1812 – War of 1812: In a naval engagement on Lake Erie, American forces captured two British ships: HMS Detroit and HMS Caledonia.

1820 – Guayaquil declares independence from Spain.

1824 – Slavery is abolished in Costa Rica.

1831 – Ioannis Kapodistrias, the first head of state of independent Greece is assassinated.

1834 – Opening of the Dublin and Kingstown Railway, the first public railway on the island of Ireland.

October 10

1760 – In a treaty with the Dutch colonial authorities, the Ndyuka people of Suriname – descended from escaped slaves – gain territorial autonomy.

1780 – The Great Hurricane of 1780 kills 20,000–30,000 in the Caribbean.

October 11

1727 – George II and Caroline of Ansbach are crowned King and Queen of Great Britain.

1776 – American Revolutionary War: Battle of Valcour Island – On Lake Champlain a fleet of American boats is defeated by the Royal Navy, but delays the British advance until 1777.

1793 - Yellow fever breaks out in Philadelphia

1797 – Battle of Camperdown: Naval battle between Royal Navy and Royal Netherlands Navy during the French Revolutionary Wars. The outcome of the battle was a decisive British victory.

1809 – Along the Natchez Trace in Tennessee, explorer Meriwether Lewis dies under mysterious circumstances at an inn called Grinder's Stand.

1811 – Inventor John Stevens' boat, the Juliana, begins operation as the first steam-powered ferry (service between New York City, New York, and Hoboken, New Jersey).

1833 – A big demonstration at the gates of the legislature of Buenos Aires forces the ousting of governor Juan Ramón Balcarce and his replacement with Juan José Viamonte.

October 12

1692 – The Salem witch trials are ended by a letter from Massachusetts Governor William Phips.

1748 – British and Spanish naval forces engage at the Battle of Havana during the War of Jenkins's Ear.

1773 – America's first insane asylum opens for 'Persons of Insane and Disordered Minds' in Virginia.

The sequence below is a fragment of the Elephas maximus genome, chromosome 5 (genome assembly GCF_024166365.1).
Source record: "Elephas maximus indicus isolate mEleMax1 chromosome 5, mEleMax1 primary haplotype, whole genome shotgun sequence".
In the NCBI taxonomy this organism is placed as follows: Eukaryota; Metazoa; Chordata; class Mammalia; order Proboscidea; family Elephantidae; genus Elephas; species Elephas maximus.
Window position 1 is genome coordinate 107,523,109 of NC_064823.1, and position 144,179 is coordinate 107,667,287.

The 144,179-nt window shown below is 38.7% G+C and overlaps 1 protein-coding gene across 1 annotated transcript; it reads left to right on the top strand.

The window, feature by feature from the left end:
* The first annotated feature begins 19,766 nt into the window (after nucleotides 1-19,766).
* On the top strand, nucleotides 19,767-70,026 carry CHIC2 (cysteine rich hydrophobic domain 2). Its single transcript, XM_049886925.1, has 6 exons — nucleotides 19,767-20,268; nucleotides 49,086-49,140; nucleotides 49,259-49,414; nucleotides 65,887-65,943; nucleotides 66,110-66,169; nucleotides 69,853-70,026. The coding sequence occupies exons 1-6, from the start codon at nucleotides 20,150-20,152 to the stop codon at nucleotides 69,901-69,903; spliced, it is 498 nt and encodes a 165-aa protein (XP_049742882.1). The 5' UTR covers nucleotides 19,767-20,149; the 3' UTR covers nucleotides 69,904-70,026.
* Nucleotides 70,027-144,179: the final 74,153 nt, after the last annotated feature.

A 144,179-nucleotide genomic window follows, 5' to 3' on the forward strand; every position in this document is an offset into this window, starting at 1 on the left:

1792 – First celebration of Columbus Day in the USA held in New York City.

1793 – The cornerstone of Old East, the oldest state university building in the United States, is laid on the campus of the University of North Carolina.

1799 – Jeanne Geneviève Labrosse was the first woman to jump from a balloon with a parachute, from an altitude of 900 meters.

1810 – First Oktoberfest: The Bavarian royalty invites the citizens of Munich to join the celebration of the marriage of Crown Prince Ludwig of Bavaria to Princess Therese von Sachsen-Hildburghausen.

1822 – Pedro I of Brazil is proclaimed the emperor of the Empire of Brazil.

1823 – Charles Macintosh of Scotland sells the first raincoat.

October 13

1710 – Port Royal, the capital of French Acadia, falls in a siege by British forces.

1773 – The Whirlpool Galaxy is discovered by Charles Messier.

1775 – The United States Continental Congress orders the establishment of the Continental Navy (later renamed the United States Navy).

1792 – In Washington, D.C., the cornerstone of the United States Executive Mansion (known as the White House since 1818) is laid.

1812 – War of 1812: Battle of Queenston Heights – As part of the Niagara campaign in Ontario, Canada, United States forces under General Stephen Van Rensselaer are repulsed from invading Canada by British and native troops led by Sir Isaac Brock.

October 14

1656 – Massachusetts enacts the first punitive legislation against the Religious Society of Friends (Quakers). The marriage of church-and-state in Puritanism makes them regard the Quakers as spiritually apostate and politically subversive.